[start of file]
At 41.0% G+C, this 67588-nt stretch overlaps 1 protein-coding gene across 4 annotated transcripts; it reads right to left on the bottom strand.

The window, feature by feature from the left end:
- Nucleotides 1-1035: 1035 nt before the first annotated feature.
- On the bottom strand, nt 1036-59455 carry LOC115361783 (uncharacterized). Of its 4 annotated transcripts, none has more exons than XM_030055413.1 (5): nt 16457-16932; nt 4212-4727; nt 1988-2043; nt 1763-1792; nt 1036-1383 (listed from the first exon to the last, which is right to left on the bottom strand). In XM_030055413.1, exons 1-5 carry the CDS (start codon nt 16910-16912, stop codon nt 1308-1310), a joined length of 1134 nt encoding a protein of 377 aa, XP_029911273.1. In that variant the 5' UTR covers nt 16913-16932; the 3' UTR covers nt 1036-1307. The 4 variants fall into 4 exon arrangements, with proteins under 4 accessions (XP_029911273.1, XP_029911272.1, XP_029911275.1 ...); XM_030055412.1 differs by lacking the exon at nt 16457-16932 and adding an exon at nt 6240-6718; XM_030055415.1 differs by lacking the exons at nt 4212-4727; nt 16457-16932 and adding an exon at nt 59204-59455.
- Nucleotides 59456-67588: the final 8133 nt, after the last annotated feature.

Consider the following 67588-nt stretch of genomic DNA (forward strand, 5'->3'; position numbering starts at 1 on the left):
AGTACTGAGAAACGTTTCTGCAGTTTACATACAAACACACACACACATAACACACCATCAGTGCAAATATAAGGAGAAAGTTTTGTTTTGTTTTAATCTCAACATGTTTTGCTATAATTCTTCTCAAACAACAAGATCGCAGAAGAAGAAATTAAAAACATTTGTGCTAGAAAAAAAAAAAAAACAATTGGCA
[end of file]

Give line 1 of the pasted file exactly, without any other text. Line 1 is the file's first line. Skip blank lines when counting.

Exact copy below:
At 41.0% G+C, this 67588-nt stretch overlaps 1 protein-coding gene across 4 annotated transcripts; it reads right to left on the bottom strand.